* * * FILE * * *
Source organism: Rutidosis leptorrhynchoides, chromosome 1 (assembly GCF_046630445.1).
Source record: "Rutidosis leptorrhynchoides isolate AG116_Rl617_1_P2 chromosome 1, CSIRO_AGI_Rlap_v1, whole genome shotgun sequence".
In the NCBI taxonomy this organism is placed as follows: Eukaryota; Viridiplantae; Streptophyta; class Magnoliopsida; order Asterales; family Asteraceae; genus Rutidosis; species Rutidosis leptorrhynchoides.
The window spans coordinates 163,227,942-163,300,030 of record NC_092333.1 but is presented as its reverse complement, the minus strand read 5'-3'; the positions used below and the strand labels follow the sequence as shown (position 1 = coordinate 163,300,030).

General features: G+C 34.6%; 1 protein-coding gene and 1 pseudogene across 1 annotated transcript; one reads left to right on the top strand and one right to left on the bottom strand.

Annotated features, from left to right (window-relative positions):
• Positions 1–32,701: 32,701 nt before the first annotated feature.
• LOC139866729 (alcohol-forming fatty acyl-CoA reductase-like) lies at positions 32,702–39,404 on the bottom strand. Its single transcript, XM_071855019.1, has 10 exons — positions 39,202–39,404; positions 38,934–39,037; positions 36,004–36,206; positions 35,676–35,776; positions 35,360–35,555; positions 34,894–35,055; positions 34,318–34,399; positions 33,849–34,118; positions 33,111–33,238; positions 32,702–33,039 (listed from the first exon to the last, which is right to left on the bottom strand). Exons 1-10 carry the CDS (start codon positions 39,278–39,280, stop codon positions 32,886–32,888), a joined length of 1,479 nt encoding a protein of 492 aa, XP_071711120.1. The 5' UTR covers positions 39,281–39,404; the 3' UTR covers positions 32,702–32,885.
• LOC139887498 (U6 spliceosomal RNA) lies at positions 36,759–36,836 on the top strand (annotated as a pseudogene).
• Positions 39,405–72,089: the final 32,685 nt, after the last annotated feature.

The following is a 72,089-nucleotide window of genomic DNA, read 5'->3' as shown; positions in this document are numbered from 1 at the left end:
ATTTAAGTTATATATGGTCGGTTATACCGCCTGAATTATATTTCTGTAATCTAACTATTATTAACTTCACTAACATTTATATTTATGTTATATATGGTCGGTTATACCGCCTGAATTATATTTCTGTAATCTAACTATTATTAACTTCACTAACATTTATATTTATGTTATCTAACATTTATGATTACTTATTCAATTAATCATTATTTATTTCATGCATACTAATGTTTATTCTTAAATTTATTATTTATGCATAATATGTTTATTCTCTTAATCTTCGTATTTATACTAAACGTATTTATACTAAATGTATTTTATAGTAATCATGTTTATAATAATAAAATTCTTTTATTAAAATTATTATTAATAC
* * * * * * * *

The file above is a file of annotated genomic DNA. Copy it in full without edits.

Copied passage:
Source organism: Rutidosis leptorrhynchoides, chromosome 1 (assembly GCF_046630445.1).
Source record: "Rutidosis leptorrhynchoides isolate AG116_Rl617_1_P2 chromosome 1, CSIRO_AGI_Rlap_v1, whole genome shotgun sequence".
In the NCBI taxonomy this organism is placed as follows: Eukaryota; Viridiplantae; Streptophyta; class Magnoliopsida; order Asterales; family Asteraceae; genus Rutidosis; species Rutidosis leptorrhynchoides.
The window spans coordinates 163,227,942-163,300,030 of record NC_092333.1 but is presented as its reverse complement, the minus strand read 5'-3'; the positions used below and the strand labels follow the sequence as shown (position 1 = coordinate 163,300,030).

General features: G+C 34.6%; 1 protein-coding gene and 1 pseudogene across 1 annotated transcript; one reads left to right on the top strand and one right to left on the bottom strand.

Annotated features, from left to right (window-relative positions):
• Positions 1–32,701: 32,701 nt before the first annotated feature.
• LOC139866729 (alcohol-forming fatty acyl-CoA reductase-like) lies at positions 32,702–39,404 on the bottom strand. Its single transcript, XM_071855019.1, has 10 exons — positions 39,202–39,404; positions 38,934–39,037; positions 36,004–36,206; positions 35,676–35,776; positions 35,360–35,555; positions 34,894–35,055; positions 34,318–34,399; positions 33,849–34,118; positions 33,111–33,238; positions 32,702–33,039 (listed from the first exon to the last, which is right to left on the bottom strand). Exons 1-10 carry the CDS (start codon positions 39,278–39,280, stop codon positions 32,886–32,888), a joined length of 1,479 nt encoding a protein of 492 aa, XP_071711120.1. The 5' UTR covers positions 39,281–39,404; the 3' UTR covers positions 32,702–32,885.
• LOC139887498 (U6 spliceosomal RNA) lies at positions 36,759–36,836 on the top strand (annotated as a pseudogene).
• Positions 39,405–72,089: the final 32,685 nt, after the last annotated feature.

The following is a 72,089-nucleotide window of genomic DNA, read 5'->3' as shown; positions in this document are numbered from 1 at the left end:
ATTTAAGTTATATATGGTCGGTTATACCGCCTGAATTATATTTCTGTAATCTAACTATTATTAACTTCACTAACATTTATATTTATGTTATATATGGTCGGTTATACCGCCTGAATTATATTTCTGTAATCTAACTATTATTAACTTCACTAACATTTATATTTATGTTATCTAACATTTATGATTACTTATTCAATTAATCATTATTTATTTCATGCATACTAATGTTTATTCTTAAATTTATTATTTATGCATAATATGTTTATTCTCTTAATCTTCGTATTTATACTAAACGTATTTATACTAAATGTATTTTATAGTAATCATGTTTATAATAATAAAATTCTTTTATTAAAATTATTATTAATAC